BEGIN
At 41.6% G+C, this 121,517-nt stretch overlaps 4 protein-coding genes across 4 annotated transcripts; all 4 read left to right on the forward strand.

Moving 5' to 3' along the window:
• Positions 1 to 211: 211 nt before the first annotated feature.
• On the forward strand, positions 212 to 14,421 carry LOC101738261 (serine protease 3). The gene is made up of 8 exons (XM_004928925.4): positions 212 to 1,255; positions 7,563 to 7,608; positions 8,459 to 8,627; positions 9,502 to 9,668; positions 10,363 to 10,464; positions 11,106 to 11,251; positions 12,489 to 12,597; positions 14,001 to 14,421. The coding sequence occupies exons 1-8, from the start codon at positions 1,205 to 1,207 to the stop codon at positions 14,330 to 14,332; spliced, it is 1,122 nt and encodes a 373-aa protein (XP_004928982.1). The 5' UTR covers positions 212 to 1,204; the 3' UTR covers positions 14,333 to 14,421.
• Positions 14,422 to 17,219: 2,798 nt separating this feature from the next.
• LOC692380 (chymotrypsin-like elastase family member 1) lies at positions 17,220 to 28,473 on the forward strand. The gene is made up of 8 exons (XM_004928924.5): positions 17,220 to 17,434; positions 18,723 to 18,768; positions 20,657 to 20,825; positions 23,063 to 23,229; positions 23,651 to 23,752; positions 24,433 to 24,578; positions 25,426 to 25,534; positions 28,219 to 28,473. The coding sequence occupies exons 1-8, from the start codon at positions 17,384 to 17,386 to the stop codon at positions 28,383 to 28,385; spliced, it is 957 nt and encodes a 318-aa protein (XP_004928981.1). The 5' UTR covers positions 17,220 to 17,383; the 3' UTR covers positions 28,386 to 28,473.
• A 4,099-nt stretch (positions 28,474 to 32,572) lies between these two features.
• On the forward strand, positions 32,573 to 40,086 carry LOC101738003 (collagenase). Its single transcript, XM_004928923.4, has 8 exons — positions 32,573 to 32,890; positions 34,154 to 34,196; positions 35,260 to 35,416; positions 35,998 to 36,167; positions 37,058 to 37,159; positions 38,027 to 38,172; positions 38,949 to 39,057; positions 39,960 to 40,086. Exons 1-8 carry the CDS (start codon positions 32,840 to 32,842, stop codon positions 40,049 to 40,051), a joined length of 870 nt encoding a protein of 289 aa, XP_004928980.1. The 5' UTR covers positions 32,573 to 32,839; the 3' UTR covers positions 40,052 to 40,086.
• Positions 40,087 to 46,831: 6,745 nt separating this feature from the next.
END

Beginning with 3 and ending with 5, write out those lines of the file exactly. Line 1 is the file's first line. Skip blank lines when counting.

• Positions 1 to 211: 211 nt before the first annotated feature.
• On the forward strand, positions 212 to 14,421 carry LOC101738261 (serine protease 3). The gene is made up of 8 exons (XM_004928925.4): positions 212 to 1,255; positions 7,563 to 7,608; positions 8,459 to 8,627; positions 9,502 to 9,668; positions 10,363 to 10,464; positions 11,106 to 11,251; positions 12,489 to 12,597; positions 14,001 to 14,421. The coding sequence occupies exons 1-8, from the start codon at positions 1,205 to 1,207 to the stop codon at positions 14,330 to 14,332; spliced, it is 1,122 nt and encodes a 373-aa protein (XP_004928982.1). The 5' UTR covers positions 212 to 1,204; the 3' UTR covers positions 14,333 to 14,421.
• Positions 14,422 to 17,219: 2,798 nt separating this feature from the next.